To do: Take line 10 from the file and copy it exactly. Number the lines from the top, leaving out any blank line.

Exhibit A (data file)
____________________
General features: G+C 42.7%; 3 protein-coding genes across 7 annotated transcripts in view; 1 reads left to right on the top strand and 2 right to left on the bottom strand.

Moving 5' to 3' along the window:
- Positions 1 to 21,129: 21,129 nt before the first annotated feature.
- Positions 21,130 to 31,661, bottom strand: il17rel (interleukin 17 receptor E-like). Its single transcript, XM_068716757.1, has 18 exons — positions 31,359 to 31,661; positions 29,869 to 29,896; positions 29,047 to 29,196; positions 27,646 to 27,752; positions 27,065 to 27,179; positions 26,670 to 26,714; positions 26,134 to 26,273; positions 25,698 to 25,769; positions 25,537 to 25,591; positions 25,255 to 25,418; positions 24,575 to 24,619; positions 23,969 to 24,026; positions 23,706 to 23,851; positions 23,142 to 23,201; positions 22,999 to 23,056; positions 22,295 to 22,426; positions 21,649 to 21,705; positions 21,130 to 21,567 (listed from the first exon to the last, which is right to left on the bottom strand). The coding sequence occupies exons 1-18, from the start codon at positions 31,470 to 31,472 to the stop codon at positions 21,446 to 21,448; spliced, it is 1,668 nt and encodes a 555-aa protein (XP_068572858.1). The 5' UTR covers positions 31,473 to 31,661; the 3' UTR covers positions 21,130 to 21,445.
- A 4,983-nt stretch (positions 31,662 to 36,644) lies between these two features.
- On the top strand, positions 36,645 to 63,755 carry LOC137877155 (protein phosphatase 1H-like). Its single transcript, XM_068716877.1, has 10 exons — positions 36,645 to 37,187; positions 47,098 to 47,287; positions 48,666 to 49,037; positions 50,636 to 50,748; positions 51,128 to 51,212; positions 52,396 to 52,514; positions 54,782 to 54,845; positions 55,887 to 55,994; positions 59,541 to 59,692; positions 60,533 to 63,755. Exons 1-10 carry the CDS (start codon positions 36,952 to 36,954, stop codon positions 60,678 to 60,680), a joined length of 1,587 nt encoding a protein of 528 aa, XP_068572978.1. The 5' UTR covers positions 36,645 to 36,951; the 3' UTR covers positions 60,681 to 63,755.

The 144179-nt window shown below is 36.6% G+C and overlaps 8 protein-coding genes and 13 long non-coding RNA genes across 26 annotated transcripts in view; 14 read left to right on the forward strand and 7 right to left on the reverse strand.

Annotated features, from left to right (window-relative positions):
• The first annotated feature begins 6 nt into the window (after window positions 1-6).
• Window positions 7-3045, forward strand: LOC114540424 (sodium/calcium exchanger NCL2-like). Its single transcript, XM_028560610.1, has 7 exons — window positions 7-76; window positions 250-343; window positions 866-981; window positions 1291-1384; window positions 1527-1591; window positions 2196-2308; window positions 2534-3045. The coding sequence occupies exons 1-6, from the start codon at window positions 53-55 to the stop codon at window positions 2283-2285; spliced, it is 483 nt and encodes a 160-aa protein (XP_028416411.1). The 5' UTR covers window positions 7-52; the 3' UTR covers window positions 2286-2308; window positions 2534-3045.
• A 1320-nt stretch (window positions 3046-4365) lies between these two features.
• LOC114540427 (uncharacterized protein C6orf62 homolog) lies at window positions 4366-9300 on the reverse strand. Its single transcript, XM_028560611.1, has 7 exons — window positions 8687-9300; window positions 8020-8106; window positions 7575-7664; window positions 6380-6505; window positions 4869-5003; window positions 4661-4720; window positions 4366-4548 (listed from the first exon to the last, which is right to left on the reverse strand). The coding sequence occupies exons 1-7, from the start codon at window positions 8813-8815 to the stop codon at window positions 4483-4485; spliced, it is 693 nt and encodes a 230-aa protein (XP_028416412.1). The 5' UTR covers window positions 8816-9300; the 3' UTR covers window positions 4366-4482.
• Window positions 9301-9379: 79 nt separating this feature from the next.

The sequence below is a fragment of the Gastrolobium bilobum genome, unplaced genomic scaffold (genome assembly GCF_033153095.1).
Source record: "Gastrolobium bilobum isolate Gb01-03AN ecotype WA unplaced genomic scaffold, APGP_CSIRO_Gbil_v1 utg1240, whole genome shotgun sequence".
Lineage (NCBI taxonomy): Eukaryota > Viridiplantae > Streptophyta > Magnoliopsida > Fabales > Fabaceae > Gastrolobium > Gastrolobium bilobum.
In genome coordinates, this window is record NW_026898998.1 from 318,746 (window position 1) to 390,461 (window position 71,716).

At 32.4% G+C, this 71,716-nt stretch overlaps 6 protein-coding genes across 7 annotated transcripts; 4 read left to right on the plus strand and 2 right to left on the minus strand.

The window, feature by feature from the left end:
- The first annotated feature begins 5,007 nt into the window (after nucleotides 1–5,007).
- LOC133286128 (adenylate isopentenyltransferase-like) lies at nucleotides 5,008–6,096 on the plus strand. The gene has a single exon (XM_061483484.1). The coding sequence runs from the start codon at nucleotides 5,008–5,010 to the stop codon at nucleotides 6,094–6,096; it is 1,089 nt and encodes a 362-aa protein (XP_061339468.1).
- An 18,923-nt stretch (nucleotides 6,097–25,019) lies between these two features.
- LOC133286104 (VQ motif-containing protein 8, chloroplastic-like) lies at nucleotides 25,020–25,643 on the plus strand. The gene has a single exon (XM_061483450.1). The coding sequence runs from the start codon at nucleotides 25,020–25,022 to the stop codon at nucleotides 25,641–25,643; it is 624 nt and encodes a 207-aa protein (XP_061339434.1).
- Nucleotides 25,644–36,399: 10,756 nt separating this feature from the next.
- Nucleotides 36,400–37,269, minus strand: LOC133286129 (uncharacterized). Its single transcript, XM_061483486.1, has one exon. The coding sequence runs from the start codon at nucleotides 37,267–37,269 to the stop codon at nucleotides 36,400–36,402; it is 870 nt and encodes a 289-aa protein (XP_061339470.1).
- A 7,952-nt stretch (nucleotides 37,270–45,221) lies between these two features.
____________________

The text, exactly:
• Window positions 7-3045, forward strand: LOC114540424 (sodium/calcium exchanger NCL2-like). Its single transcript, XM_028560610.1, has 7 exons — window positions 7-76; window positions 250-343; window positions 866-981; window positions 1291-1384; window positions 1527-1591; window positions 2196-2308; window positions 2534-3045. The coding sequence occupies exons 1-6, from the start codon at window positions 53-55 to the stop codon at window positions 2283-2285; spliced, it is 483 nt and encodes a 160-aa protein (XP_028416411.1). The 5' UTR covers window positions 7-52; the 3' UTR covers window positions 2286-2308; window positions 2534-3045.